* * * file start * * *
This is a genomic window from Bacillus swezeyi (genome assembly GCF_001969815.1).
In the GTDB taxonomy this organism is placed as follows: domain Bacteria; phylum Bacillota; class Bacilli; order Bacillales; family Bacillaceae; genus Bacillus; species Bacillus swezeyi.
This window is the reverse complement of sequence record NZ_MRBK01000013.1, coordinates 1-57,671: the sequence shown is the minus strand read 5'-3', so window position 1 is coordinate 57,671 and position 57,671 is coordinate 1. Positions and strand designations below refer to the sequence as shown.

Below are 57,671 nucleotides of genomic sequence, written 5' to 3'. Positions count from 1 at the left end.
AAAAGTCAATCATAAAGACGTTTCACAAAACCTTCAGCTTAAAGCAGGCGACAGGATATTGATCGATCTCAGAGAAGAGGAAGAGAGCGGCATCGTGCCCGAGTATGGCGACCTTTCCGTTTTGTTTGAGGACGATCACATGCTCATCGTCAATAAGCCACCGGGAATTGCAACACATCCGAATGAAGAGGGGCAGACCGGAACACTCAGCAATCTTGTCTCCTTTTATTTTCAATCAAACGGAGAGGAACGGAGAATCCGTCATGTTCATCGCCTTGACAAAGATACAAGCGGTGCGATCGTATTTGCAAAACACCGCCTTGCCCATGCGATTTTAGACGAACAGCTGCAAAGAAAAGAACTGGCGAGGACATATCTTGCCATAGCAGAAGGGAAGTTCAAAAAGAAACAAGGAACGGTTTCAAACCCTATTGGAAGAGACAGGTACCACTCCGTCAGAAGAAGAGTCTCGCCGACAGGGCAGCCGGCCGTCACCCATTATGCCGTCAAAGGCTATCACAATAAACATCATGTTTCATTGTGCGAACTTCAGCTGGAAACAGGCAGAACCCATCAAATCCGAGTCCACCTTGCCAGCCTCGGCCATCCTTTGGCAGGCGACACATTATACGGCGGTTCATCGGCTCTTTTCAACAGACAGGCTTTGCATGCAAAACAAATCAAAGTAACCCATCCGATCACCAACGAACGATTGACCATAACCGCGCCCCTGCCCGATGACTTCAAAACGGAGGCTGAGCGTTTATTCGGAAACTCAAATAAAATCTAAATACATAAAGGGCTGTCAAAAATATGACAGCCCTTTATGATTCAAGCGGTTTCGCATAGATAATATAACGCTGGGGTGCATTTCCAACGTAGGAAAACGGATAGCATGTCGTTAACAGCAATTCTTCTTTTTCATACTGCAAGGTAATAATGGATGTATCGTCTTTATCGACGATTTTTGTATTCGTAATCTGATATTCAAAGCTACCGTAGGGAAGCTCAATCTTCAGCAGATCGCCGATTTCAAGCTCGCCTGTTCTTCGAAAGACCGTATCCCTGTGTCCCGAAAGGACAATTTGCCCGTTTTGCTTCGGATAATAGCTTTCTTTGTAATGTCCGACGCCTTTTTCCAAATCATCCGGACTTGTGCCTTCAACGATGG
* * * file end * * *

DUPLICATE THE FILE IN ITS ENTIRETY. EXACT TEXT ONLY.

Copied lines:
This is a genomic window from Bacillus swezeyi (genome assembly GCF_001969815.1).
In the GTDB taxonomy this organism is placed as follows: domain Bacteria; phylum Bacillota; class Bacilli; order Bacillales; family Bacillaceae; genus Bacillus; species Bacillus swezeyi.
This window is the reverse complement of sequence record NZ_MRBK01000013.1, coordinates 1-57,671: the sequence shown is the minus strand read 5'-3', so window position 1 is coordinate 57,671 and position 57,671 is coordinate 1. Positions and strand designations below refer to the sequence as shown.

Below are 57,671 nucleotides of genomic sequence, written 5' to 3'. Positions count from 1 at the left end.
AAAAGTCAATCATAAAGACGTTTCACAAAACCTTCAGCTTAAAGCAGGCGACAGGATATTGATCGATCTCAGAGAAGAGGAAGAGAGCGGCATCGTGCCCGAGTATGGCGACCTTTCCGTTTTGTTTGAGGACGATCACATGCTCATCGTCAATAAGCCACCGGGAATTGCAACACATCCGAATGAAGAGGGGCAGACCGGAACACTCAGCAATCTTGTCTCCTTTTATTTTCAATCAAACGGAGAGGAACGGAGAATCCGTCATGTTCATCGCCTTGACAAAGATACAAGCGGTGCGATCGTATTTGCAAAACACCGCCTTGCCCATGCGATTTTAGACGAACAGCTGCAAAGAAAAGAACTGGCGAGGACATATCTTGCCATAGCAGAAGGGAAGTTCAAAAAGAAACAAGGAACGGTTTCAAACCCTATTGGAAGAGACAGGTACCACTCCGTCAGAAGAAGAGTCTCGCCGACAGGGCAGCCGGCCGTCACCCATTATGCCGTCAAAGGCTATCACAATAAACATCATGTTTCATTGTGCGAACTTCAGCTGGAAACAGGCAGAACCCATCAAATCCGAGTCCACCTTGCCAGCCTCGGCCATCCTTTGGCAGGCGACACATTATACGGCGGTTCATCGGCTCTTTTCAACAGACAGGCTTTGCATGCAAAACAAATCAAAGTAACCCATCCGATCACCAACGAACGATTGACCATAACCGCGCCCCTGCCCGATGACTTCAAAACGGAGGCTGAGCGTTTATTCGGAAACTCAAATAAAATCTAAATACATAAAGGGCTGTCAAAAATATGACAGCCCTTTATGATTCAAGCGGTTTCGCATAGATAATATAACGCTGGGGTGCATTTCCAACGTAGGAAAACGGATAGCATGTCGTTAACAGCAATTCTTCTTTTTCATACTGCAAGGTAATAATGGATGTATCGTCTTTATCGACGATTTTTGTATTCGTAATCTGATATTCAAAGCTACCGTAGGGAAGCTCAATCTTCAGCAGATCGCCGATTTCAAGCTCGCCTGTTCTTCGAAAGACCGTATCCCTGTGTCCCGAAAGGACAATTTGCCCGTTTTGCTTCGGATAATAGCTTTCTTTGTAATGTCCGACGCCTTTTTCCAAATCATCCGGACTTGTGCCTTCAACGATGG